At a time when the global automobile industry has not come out of the shadow of "lack of core", there is a new risk: lack of magnesium.
Magnesium stocks in Europe have fallen to extremely dangerous levels because of restrictions on magnesium production in China. Magnesium is the key raw material for the production of aluminum alloy, which is widely used in automobile gearbox, steering column, seat frame, fuel tank cover and so on. This means that if magnesium production is delayed, the global auto industry will once again face the risk of massive shutdowns.
"there is no substitute for magnesium in aluminum sheet and billet production," Barclays analyst Amos Fletcher (Amos Fletcher) said in a research report. 35% of the downstream demand for magnesium is in the car body-so if the supply of magnesium stops, the entire auto industry could come to a standstill. "
Analysts at Bank of America Securities also said in a report: "the shortage of magnesium may lead to a shortage of aluminum, which in turn may affect car production." We emphasize at this point that this situation has not been included in our expectations. The problem has just emerged, and no automaker has issued a warning about it. "
Matalco, the largest US billet producer, told its customers last week that magnesium supplies had "dried up" and that the company would have to cut billet production next year if the shortage persisted, according to a report by S & P Global Platts Energy Consulting.
About 85% of the world's magnesium production comes from China, a large part of which comes from Yulin City, Shaanxi Province. On September 13, the Development and Reform Commission of Yulin, Shaanxi Province, issued the Circular on ensuring the completion of the target of double control of energy consumption in 2021. The output of most magnesium enterprises in the main producing areas is limited by 50%, involving more than 40 magnesium factories. On September 20, the government of Fugu County, Shaanxi Province issued a letter on asking the first batch of enterprises with double control of energy consumption in Fugu County to stop power supply, requiring Yulin Power supply Bureau to stop producing power supply to local metal magnesium enterprises in Fugu County starting from September 20, 2021.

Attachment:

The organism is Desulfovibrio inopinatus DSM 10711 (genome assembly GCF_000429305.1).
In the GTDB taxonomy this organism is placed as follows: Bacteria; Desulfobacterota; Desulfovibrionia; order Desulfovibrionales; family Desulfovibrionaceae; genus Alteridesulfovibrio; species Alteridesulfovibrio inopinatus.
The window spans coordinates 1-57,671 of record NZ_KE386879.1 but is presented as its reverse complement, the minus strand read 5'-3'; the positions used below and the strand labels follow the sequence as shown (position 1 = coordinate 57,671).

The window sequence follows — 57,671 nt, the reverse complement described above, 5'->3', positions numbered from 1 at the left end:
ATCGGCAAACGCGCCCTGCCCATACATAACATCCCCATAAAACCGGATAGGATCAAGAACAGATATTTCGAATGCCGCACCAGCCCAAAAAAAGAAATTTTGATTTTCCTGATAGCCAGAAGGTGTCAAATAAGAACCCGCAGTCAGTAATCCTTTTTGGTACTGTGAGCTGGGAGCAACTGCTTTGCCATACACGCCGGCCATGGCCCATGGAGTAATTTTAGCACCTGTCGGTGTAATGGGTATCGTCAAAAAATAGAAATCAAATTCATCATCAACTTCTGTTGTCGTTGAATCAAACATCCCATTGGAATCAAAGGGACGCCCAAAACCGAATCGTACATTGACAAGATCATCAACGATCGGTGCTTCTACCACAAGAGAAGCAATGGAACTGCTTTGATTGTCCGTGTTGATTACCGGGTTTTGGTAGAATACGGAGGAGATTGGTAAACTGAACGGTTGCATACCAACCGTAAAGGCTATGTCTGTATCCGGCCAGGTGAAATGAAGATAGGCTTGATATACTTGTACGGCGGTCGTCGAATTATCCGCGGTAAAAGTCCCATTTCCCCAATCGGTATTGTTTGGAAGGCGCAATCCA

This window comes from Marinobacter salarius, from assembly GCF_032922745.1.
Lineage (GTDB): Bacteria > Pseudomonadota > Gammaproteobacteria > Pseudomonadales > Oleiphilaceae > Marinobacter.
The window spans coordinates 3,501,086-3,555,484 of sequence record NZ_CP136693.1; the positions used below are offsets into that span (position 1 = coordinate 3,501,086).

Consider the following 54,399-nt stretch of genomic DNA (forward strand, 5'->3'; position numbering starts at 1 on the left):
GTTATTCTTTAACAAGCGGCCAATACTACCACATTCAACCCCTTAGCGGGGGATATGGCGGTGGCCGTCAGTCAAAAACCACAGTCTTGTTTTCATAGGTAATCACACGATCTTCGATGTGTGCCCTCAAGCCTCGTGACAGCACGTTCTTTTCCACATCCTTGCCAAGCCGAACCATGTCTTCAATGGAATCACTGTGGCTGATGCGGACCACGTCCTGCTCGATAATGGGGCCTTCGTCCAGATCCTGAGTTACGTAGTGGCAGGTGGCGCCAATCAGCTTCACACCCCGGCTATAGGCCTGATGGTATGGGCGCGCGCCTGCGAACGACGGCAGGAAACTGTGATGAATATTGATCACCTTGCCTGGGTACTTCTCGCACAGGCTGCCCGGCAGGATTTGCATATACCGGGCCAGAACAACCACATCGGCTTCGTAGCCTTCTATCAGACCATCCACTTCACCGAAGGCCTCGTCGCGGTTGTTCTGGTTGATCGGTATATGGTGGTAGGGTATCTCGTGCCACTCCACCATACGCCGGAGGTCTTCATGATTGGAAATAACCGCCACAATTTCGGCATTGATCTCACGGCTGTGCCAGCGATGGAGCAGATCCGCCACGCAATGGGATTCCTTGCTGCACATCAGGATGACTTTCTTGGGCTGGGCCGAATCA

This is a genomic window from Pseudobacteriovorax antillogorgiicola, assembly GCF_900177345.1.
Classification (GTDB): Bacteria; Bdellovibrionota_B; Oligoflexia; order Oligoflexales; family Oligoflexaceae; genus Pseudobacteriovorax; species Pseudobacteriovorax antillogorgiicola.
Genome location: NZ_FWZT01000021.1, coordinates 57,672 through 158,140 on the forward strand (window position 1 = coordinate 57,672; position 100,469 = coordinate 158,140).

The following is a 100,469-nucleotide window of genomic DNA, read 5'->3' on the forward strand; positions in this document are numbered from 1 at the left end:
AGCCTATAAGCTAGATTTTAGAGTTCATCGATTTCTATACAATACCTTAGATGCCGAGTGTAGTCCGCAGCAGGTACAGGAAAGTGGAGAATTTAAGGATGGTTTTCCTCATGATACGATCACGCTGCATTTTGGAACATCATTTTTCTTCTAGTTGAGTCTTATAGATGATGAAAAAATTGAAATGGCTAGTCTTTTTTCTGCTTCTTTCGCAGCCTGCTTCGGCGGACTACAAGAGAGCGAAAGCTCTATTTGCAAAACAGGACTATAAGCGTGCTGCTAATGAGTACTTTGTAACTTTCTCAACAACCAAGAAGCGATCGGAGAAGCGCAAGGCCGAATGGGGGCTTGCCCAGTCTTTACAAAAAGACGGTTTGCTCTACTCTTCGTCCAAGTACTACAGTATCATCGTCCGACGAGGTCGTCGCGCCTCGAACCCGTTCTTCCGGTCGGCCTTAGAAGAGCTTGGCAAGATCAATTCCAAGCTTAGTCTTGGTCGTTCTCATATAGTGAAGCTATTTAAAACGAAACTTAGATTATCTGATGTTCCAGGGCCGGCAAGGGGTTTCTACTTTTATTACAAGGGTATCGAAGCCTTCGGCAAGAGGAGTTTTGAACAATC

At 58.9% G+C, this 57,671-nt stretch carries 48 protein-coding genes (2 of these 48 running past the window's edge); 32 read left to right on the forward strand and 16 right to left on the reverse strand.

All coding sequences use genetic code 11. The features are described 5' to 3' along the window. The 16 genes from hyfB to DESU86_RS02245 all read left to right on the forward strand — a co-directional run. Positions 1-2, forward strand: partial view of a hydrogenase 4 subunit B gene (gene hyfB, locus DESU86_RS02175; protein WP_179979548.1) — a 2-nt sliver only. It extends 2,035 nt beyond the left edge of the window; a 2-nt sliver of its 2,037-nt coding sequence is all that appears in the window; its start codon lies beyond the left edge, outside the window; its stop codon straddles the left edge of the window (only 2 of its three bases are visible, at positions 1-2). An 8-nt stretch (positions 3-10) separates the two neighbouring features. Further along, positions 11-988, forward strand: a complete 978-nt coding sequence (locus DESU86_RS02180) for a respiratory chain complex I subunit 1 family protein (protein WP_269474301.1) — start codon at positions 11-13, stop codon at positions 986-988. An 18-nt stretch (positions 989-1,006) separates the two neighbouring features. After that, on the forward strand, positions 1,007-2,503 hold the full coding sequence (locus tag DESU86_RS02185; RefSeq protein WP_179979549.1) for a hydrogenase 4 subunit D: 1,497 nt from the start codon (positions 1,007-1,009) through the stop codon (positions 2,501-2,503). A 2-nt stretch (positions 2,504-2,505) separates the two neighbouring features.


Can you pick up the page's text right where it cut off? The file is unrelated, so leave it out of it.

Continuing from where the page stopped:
This round of production restrictions will directly affect the overall supply of magnesium. Global magnesium stocks could fall to extremely low levels by the end of the year if China does not increase production as soon as possible, as magnesium is difficult to store (oxidation begins three months later), according to BofA.
Almost half of the magnesium produced in China is exported to Europe, with a large portion going to Germany, according to the General Administration of Customs.
The import price of magnesium in Europe has soared recently.
In a statement issued earlier this month, the German non-ferrous metals trade association (WV Metalle) called on the German government to urgently start diplomatic negotiations with China. "current magnesium stocks in Germany and across Europe are expected to be depleted within a few weeks before the end of November 2021 at the latest," the statement said. If there is such a serious supply bottleneck, there may be large-scale production cuts. "
Other industry groups have also issued warnings. (European Aluminium), an industry group whose members include Norway's Hydro (Norsk Hydro), Rio Tinto and Alcoa, called on EU and governments to take immediate action with Chinese partners. "the entire aluminium value-added chain in industries such as automobiles, aircraft, electric bicycles, construction, packaging and engineering are facing large-scale production losses due to supply bottlenecks," the association said. "
The key question now is whether China's magnesium production can restart by the end of this year. It has been reported that, given the importance of aluminum to China's manufacturing industry, there is reason to believe that the resumption of magnesium production is just around the corner. But Fletcher of Barclays said, "this is a risk worthy of close attention."
It takes 35 to 40 megawatt hours of electricity to produce a ton of magnesium and 16 megawatt hours to produce a tonne of aluminum, according to Bank of America Securities. In the context of the current global energy shortage, there is still a question mark over whether this energy-intensive industry can resume production quickly.